Say I Love You: Say it out loud, say it often, write it down, scribble it in lipstick, smear it in shaving cream, stick a post-it on the windshield, sneak a lovenote into a briefcase, send an email. A person cannot be reminded too often that they are loved. And the same applies to your children.
So, you’ve read everything to this point and you are now wondering if it could be possible. Can you rediscover your marriage, fall back in love? In a single word: YES. In many words: It won’t be easy, but the best things in life never are. It will be scary, but the upside is worth the risk. It will require commitment, but you made that promise the day you got married - just dust it off. Give it your all, give it all a try, and by your next anniversary dinner, those "newlyweds" just may be you.
Hmmmm, I wonder if we could register for gifts again?

Copyright 2000 by Linda M. Sharp. Reprinted with permission.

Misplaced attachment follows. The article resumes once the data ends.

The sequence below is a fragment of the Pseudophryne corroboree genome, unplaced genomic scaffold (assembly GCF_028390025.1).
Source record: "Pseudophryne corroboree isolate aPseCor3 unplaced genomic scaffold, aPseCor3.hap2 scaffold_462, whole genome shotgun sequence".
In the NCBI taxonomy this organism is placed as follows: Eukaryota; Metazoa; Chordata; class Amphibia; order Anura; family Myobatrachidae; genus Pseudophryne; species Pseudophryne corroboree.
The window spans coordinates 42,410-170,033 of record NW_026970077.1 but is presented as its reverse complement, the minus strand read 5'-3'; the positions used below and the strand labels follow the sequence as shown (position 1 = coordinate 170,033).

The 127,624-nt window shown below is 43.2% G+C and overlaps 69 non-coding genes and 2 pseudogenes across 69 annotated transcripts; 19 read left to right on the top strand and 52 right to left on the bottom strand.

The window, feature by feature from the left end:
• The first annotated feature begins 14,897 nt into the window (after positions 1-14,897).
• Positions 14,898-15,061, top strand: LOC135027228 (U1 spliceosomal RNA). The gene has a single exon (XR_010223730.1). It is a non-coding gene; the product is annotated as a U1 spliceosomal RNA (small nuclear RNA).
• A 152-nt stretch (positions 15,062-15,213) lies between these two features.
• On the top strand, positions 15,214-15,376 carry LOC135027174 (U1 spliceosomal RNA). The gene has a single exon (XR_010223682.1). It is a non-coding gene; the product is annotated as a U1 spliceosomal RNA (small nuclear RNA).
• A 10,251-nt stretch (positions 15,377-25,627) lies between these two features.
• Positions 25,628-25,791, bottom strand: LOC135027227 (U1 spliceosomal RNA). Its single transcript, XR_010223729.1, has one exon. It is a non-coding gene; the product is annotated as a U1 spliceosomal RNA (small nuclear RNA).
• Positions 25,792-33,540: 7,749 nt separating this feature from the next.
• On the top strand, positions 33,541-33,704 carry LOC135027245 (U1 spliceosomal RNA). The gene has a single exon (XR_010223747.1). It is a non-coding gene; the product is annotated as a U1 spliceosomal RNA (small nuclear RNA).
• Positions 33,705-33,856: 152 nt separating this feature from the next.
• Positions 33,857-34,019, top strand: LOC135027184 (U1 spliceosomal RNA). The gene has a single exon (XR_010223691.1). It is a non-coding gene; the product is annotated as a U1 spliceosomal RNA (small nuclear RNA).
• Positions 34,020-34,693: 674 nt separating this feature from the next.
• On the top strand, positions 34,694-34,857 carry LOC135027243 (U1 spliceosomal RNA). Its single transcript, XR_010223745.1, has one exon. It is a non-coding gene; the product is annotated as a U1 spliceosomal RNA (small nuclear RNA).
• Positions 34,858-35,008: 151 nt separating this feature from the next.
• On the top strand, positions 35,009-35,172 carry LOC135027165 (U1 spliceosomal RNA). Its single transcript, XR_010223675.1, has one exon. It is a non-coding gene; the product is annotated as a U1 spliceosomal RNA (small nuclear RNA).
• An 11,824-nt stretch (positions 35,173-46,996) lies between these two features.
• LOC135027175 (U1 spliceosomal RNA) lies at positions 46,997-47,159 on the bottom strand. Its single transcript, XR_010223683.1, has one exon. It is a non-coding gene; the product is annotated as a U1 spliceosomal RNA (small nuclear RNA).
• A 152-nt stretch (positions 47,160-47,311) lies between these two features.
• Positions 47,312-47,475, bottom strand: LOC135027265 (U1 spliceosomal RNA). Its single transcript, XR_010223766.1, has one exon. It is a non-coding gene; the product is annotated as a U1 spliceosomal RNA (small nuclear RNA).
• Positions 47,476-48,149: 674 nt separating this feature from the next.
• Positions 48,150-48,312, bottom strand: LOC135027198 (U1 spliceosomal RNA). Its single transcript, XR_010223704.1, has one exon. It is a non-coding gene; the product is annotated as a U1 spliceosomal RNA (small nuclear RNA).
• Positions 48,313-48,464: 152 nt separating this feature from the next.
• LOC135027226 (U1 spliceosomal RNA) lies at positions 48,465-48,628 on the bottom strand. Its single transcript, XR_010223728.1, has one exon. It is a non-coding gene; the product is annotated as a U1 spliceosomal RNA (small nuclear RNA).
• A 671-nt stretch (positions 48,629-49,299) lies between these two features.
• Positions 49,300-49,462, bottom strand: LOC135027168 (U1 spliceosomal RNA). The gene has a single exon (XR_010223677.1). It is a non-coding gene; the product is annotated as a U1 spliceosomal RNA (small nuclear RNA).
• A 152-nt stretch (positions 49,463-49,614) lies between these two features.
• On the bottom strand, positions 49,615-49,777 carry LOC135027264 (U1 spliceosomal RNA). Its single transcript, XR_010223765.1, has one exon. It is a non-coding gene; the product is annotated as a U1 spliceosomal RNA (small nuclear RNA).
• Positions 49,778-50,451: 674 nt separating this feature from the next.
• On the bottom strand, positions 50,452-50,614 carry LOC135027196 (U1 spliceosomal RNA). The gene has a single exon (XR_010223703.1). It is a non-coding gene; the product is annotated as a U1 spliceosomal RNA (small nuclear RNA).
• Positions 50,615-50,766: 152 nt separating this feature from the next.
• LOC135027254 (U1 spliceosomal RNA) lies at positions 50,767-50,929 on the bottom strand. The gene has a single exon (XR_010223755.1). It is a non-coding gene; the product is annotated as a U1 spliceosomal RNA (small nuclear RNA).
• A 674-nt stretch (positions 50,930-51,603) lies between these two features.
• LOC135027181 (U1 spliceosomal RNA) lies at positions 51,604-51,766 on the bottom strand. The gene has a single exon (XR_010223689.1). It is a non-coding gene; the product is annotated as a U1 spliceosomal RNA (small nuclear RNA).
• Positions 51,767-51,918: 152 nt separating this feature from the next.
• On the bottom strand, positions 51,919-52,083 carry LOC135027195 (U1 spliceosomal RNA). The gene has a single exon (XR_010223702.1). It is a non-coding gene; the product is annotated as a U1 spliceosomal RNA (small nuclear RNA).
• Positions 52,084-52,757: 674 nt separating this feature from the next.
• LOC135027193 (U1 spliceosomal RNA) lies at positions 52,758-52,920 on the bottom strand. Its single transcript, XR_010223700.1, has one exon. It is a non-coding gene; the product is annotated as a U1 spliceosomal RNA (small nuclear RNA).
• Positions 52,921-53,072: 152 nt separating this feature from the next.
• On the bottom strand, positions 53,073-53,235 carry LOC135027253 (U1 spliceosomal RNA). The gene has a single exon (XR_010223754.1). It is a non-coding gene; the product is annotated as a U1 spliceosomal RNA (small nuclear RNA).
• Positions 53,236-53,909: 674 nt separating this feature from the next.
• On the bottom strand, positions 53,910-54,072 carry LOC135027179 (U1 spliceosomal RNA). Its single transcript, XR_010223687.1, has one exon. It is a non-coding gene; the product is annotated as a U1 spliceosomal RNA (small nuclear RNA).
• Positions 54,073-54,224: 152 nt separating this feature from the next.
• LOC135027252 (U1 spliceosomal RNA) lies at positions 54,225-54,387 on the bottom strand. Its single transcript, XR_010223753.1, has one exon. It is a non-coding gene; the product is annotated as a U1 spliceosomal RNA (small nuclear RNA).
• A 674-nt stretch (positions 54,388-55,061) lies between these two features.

Linda Sharp is an internationally published humorist who writes regularly on the joyous and frustrating world of parenting. Her work appears across the Internet and wraps around the globe in parenting publications from Canada to Malaysia.
Linda is co-creator of the award winning website,
Sanity Central — A Time Out From Parenting! Located at, it is totally irreverent, hysterical and packed with enough laughs to brighten even the weariest of parents! As a mother of three children (four if you count her husband), she firmly believes that laughter IS the best medicine. She may be reached via email at